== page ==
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Tuesday, September 29, 2009 

Ion TV Now Running Advertisements For The Sons Of Kobol

I was watching Ion TV last night and was floored when a commercial for The Church of Jesus Christ of Latter-day Saints aired. Taking a play from Rick Warren’s purpose driven playbook, the sons of Kolob are running an advertisement to help folks realize God’s plan for their lives. The Mormon.org website, which features the commercial I saw last night, follows the statement “We all have questions” and seeks to address their visitor’s queries this way:

Why am I? Why am I here? What happens when I die? Explore the purpose of life and discover God’s plan for you through the restored teachings of Jesus Christ. Life’s great questions don't have to go unanswered. You, too, can find answers to your questions

The sad, even if amusing, side of this commercial is that Ion TV started out as a PAX TV. PAX TV was the creation of Lowell W. "Bud" Paxson, who is an outspoken evangelical Christian, as a more wholesome alternative to the “adult” programming of the major TV networks. So what’s the problem with The Church of Jesus Christ of Latter-day Saints running commercials on the former PAX TV, now Ion TV? The Church of Jesus Christ of Latter-day Saints, the Mormons, are not Christian!

How can anyone say that Mormons aren’t Christians? It’s easy really once it’s understood that Mormons deny the Triune God as revealed by Scripture, deny that Jesus is God in human flesh, believe that humans can become gods just as their god did, believe that Jesus and Lucifer are spirit brothers, amongst other things that conflict directly with what the historic and catholic church has confessed and taught since Christ ascended to sit at the right hand of God the Father nearly two thousand years ago.

It’s almost depressing that any station founded by an evangelical Christian would run advertising created and paid for a group whose teaching and doctrines are so antithetical to Christ’s church. Seeing the new Mormon commercial makes it clear that Ion TV is definitely not PAX TV. Business is business I guess. It almost makes me wish I tune into the old station with their endless reruns of Who's the Boss?, Designing Women, Mama's Family, and Growing Pains… almost.

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I believe that the devil is pulling out all the stops in his desire to make sure that people do not trust in Christ's sacrifice for us on the cross.

Someone sent me this link recently:


It's pretty good at exposing Mormomism for what it really is.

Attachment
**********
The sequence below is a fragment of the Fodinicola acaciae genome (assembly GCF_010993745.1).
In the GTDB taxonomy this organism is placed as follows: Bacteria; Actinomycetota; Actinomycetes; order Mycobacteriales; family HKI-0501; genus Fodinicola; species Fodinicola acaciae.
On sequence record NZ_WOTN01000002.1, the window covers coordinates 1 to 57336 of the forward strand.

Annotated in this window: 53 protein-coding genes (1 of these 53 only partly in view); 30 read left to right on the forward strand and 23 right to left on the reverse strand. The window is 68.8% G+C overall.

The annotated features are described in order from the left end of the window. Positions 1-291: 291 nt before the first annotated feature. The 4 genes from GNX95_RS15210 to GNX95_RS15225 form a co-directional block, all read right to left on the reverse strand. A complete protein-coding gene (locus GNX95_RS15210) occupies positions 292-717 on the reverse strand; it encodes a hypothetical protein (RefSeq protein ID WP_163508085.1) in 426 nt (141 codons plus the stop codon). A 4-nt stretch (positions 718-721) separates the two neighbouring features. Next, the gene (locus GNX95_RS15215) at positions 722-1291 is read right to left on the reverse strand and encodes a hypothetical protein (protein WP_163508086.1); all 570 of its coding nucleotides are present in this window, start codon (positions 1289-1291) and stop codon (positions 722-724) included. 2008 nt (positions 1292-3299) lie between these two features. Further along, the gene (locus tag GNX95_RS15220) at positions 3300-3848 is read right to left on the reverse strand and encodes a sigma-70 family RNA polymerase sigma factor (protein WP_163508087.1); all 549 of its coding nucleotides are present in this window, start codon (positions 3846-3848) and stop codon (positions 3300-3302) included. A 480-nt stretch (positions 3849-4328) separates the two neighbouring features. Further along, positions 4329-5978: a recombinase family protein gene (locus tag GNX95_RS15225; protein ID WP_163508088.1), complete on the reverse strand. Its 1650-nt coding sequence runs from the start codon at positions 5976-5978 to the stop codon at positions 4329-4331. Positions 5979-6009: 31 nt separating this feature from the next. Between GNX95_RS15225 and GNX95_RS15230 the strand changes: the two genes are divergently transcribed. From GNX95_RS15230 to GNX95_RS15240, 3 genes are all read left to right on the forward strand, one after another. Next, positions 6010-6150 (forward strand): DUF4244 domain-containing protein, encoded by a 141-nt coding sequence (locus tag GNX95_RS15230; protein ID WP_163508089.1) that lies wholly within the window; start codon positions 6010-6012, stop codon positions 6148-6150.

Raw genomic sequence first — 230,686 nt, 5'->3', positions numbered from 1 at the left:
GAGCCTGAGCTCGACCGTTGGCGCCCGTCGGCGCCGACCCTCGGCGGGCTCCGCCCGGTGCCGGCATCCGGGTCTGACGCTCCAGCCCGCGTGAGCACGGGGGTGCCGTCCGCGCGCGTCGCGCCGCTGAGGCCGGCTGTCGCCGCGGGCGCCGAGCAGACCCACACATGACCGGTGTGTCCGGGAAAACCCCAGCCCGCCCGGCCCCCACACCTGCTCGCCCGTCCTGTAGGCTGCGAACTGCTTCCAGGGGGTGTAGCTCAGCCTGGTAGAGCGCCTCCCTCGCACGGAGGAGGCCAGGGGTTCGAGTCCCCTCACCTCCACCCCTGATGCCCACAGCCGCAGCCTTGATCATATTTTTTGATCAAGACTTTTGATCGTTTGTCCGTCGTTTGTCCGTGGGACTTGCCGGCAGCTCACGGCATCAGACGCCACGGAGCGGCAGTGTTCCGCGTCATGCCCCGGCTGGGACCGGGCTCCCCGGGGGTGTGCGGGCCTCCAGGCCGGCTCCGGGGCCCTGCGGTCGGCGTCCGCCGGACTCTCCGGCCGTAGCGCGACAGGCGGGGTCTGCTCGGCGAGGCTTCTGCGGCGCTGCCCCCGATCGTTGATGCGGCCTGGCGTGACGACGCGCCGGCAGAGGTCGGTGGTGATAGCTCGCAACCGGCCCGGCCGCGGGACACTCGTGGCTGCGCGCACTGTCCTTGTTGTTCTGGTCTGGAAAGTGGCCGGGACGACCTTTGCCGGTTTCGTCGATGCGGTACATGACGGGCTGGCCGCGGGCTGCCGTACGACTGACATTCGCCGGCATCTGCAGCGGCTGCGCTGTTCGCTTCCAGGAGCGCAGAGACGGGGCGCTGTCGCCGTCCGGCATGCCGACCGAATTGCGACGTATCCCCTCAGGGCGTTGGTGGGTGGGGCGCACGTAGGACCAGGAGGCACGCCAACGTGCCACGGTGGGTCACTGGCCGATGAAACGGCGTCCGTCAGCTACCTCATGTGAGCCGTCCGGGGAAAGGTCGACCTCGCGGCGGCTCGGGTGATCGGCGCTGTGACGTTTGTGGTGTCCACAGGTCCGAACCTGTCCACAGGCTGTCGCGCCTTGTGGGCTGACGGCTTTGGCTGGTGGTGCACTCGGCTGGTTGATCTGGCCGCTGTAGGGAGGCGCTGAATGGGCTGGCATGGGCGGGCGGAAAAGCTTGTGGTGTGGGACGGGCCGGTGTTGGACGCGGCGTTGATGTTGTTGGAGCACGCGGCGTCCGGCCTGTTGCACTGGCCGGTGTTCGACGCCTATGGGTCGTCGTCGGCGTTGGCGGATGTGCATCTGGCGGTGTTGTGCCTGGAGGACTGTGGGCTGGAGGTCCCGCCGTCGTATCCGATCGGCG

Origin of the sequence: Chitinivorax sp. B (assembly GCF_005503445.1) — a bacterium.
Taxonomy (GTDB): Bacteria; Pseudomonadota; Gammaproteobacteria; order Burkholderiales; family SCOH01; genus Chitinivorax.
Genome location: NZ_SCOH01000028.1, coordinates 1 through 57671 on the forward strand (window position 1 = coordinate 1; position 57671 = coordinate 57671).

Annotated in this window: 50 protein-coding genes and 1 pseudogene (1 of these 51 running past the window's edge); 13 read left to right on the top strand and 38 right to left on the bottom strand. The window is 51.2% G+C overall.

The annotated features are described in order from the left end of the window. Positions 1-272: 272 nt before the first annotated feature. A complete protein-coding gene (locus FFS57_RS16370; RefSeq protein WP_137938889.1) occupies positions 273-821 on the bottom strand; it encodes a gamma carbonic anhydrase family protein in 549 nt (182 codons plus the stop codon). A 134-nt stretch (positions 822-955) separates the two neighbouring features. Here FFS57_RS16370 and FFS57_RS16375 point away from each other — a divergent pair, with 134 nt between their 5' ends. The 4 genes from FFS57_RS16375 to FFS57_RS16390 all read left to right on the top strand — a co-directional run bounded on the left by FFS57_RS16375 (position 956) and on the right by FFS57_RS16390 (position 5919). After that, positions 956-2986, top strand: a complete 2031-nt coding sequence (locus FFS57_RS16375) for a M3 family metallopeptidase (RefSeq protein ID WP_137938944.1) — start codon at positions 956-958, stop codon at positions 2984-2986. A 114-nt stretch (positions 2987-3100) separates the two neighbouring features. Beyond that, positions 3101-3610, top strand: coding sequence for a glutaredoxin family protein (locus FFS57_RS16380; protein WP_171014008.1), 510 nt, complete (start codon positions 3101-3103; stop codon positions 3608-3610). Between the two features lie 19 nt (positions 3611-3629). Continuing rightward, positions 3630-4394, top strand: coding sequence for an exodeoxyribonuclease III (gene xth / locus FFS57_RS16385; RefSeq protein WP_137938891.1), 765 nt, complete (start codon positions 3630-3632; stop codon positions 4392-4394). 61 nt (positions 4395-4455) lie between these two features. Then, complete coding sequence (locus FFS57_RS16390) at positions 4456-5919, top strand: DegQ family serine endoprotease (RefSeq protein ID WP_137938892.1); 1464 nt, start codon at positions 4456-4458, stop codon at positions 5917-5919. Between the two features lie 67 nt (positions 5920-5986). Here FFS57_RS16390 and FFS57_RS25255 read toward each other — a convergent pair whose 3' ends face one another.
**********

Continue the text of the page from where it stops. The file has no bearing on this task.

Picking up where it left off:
Gerald R. McDermott, the Jordan-Trexler Professor of Religion at Roanoke College and author, with Robert Millet, of Claiming Christ: A Mormon-Evangelical Debate, addressed the question of whether Latter-day Saints are Christians in an article "Is Mormonism Christian?" published in First Things magazine (October 2008).

By examining Professor McDermott's critique in light of the Bible, one can see that Mormonism differs from historic Christian orthodoxy to the degree that historic Christian orthodoxy diverges from Biblical truths.


Most points where sectarian Christians have problems with LDS doctrine illustrate the departure of sectarianism from the Bible.

If more Christians would have watched the programming that Mr. Paxson provided and what Christians said they wanted then PAX-TV would still be around. Since they didn't Mr. Paxson was forced to sell the Network. Seems that the Christians say they want one thing and then watch something else. Its a shame


Beta, it’s clearly the case that Christians didn’t flock to PAX-TV. I would argue that what PAX was showing wasn’t Christian programming at all but rather moralistic and deistic programming that had more in common with after school specials of old than anything that actually resembled what could legitimately be taught in a church on a Sunday morning.
Most folks who attend megachurchs have about 3 year before they up and leave looking to actually be fed God’s Word instead of what passes itself off as “preaching” at the these large venues. (I’m only picking on the large venues because very few of the smaller ones can afford to actually survey those leaving to find out the reason for their eventual exit) If you look at the largest seeker sensitive congregations that preach sermons on how to have the best possible life and if we only find our purpose we can fulfill God’s plan, it’s easy to see why folks leave. Heck, they can get the same spirituality on Oprah or Dr. Phil!
I think Christians want good meaty stuff to listen to and watch but there just isn’t that much out there. I can’t imagine the ratings being too good on a show that lays out the Biblical argument that we are just poor miserable sinners who can’t in any way save ourselves and require Jesus to do it all for us. That simply offends our American sensibilities!

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  • From The Haut South
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